We started this year with the expectation of a return to the office, with the distance that brings between work and personal life. The year is starting very differently to what we all hoped, and with the situation feeling more overwhelming than ever burnout is still a very real risk for those working through the pandemic. As Jennifer Moss wrote in the Harvard Business Review, we didn’t help ourselves when “we misdiagnosed the resulting stress as acute rather than chronic”.
Burnout originated as a term in the 1970s and, in 2019, the World Health Organisation described it as “a syndrome conceptualised as resulting from chronic workplace stress that has not been successfully managed.” According to researchers, there are six main causes of burnout: unsustainable workload, perceived lack of control, lack of fairness, lack of a supportive community, mismatched values and skills, and insufficient rewards for effort.
As the shine of a New Year wears off and COVID case numbers rise, the fatigue of having spent two years working from home is fully setting in. It is therefore crucial for every one of us to implement the right strategies now that will allow us to avoid further wear on our wellbeing. Just as we continue to challenge workplaces to put care and compassion at the heart of the way they treat people, we also need to put care and compassion at the heart of the way we treat ourselves.
So how do we do this? While self-care may feel like a flimsy answer to chronic overwork and emotional fatigue, the most effective form of self-care lies in evidence-based strategies to prevent burnout. Not the face masks and yoga poses that frequent social media. Here, we’ve included the tools and strategies to implement into your workweek. They are proven forms of prevention, tools our own staff love to lean on, and strategies frequently featured in the Grace Papers platform.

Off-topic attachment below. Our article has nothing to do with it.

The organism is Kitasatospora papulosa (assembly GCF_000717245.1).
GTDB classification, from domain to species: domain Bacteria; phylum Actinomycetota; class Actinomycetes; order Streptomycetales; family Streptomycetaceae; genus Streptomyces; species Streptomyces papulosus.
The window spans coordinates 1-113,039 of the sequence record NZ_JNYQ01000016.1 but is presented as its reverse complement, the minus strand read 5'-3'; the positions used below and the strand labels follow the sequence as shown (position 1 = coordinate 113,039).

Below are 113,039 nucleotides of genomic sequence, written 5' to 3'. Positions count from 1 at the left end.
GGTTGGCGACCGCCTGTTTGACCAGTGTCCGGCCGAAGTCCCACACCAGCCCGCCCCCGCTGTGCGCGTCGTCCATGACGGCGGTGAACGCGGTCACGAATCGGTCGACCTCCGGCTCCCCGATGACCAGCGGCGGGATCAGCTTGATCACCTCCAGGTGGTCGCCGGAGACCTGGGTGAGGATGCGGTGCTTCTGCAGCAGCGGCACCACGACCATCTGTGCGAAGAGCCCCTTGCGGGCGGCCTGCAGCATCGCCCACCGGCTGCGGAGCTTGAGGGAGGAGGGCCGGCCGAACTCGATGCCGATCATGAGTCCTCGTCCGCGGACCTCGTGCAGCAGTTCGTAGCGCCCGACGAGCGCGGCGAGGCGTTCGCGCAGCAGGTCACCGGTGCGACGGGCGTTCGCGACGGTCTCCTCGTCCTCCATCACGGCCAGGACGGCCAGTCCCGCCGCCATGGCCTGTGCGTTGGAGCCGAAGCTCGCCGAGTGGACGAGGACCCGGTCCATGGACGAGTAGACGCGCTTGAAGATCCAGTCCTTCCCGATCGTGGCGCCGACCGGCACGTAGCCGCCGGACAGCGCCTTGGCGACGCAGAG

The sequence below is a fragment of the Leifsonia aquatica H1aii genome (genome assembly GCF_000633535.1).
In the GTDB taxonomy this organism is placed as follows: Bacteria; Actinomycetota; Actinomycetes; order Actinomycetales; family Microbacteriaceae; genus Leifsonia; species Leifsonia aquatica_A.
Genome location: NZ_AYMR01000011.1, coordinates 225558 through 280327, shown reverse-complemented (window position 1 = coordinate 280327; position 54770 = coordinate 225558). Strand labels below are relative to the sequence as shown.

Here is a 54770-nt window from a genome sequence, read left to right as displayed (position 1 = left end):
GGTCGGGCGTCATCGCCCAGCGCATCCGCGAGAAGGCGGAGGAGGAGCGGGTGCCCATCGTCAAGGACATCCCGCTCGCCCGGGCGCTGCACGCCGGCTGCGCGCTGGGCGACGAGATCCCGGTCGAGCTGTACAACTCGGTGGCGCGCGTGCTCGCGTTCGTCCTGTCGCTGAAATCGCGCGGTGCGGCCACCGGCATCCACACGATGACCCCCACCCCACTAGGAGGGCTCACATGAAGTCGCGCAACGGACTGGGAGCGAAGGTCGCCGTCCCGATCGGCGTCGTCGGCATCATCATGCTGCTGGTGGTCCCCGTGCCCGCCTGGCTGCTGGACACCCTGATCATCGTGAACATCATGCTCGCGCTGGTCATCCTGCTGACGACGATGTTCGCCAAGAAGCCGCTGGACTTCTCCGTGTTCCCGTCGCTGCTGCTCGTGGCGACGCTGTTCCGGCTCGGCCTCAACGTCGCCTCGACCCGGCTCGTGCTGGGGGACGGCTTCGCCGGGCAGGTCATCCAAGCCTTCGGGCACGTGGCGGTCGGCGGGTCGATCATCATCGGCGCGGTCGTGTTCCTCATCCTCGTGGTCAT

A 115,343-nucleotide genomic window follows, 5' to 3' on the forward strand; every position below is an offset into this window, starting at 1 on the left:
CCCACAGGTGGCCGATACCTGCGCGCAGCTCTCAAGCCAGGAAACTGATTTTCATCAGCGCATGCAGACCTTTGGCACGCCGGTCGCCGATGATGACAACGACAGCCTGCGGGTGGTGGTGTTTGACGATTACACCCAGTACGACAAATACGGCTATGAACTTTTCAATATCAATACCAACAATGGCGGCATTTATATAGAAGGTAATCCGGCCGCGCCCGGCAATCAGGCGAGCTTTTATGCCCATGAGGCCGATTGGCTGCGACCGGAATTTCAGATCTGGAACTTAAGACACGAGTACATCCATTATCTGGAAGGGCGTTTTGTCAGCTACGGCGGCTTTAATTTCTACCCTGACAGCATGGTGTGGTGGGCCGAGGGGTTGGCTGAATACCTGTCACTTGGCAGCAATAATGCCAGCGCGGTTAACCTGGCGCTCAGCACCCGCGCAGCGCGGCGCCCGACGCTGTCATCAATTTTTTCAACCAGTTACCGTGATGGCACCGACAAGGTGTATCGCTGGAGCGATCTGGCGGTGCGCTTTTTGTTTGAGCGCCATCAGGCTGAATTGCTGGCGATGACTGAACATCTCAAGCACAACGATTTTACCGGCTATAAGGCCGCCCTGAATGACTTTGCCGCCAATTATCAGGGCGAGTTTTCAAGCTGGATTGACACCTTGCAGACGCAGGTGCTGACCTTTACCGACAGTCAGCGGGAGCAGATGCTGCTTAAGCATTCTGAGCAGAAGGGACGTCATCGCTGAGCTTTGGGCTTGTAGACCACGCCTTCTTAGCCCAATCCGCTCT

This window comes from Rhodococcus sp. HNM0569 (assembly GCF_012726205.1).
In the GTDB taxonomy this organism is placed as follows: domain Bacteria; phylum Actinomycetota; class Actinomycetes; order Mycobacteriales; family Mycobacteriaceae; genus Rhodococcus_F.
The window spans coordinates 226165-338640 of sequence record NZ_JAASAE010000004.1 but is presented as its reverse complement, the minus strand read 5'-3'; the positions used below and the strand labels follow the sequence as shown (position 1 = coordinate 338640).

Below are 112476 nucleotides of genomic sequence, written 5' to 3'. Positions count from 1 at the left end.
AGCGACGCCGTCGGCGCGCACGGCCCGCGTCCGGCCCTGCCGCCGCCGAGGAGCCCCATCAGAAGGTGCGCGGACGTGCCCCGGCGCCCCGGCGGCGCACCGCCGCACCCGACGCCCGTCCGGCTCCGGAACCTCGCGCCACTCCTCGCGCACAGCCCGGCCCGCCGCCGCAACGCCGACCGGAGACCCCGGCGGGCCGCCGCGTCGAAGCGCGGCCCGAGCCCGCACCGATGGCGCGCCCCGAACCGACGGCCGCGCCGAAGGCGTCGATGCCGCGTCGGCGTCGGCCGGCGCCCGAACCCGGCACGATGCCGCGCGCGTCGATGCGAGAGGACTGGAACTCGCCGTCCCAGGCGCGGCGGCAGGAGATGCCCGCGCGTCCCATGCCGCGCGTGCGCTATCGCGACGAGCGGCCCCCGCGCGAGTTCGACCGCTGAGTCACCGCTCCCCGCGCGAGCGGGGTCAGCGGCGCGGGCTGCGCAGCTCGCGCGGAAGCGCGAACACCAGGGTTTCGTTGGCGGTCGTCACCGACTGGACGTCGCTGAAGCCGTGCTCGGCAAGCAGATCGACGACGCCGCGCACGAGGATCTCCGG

Strategies to help you avoid burnout in 2022:
Streamline, and reduce, your workload: Overwork is one of the biggest contributors to burnout and it is also proven to be ineffective beyond a certain point. Research shows that working more than 55 hours a week doesn’t improve your job performance. The most effective way to reduce workload and prevent overwork is by Marie Kondo-ing your role. This tool is promoted on our platform and is another firm favourite of Grace Papers’ founder, Prue Gilbert. Marie Kondo-ing your role is all about ruthless prioritisation; this allows you to deliver on your outputs, but decrease the time you spend doing it. Identify the parts of your job that don’t spark joy, don’t impact your measures of success, and that attribute to dead-end work. Work out what can be delegated or dropped and go about doing so – whether that means booking in a meeting with your boss to seek approval, or not.
Mark the beginning and end of your day: Small rituals and routines build our resilience muscle more than we think. Just as we like to celebrate our birthdays every year, it’s important to mark the beginning and end of our days. These markers become a recognition of the work that has been done, and also serve as a reward for doing the work. For example, Grace Papers’ head of flexibility and coaching, Amanda Meehan loves to play music on a Friday afternoon and dances her way out of the office. While Grace Papers’ head of client strategy, Kate Gilson, consciously makes time for breaks in her day with a ‘Wello’ – like a smoko, but with a walk or workout instead.
Create team rituals that practice gratitude: Lack of a supportive community is one of the six causes of burnout, so working within a supportive environment is vital. Practising gratitude in your morning standup meeting is a great way to cultivate a supportive and positive environment. Grace Papers’ morning standup meetings include a daily gratitude practice, where each team member recalls one thing they’re grateful for. It is a firm favourite of Grace Papers’ software developer Cooper Viktor.
Connect to your purpose: Finding meaning and mastery in your day-to-day is proven to build resilience and prevent burnout. In short, having a purpose helps us get through difficult days. If you have not defined your purpose, or need to reconnect to it, we recommend using our Professional Vision tool in the platform. It provides a framework for you to develop an overarching vision for your career, and becomes a rudder guiding you through challenges and big choices. It’s a firm favourite of, well, every Grace Papers client and a ‘can’t live without’ for the team.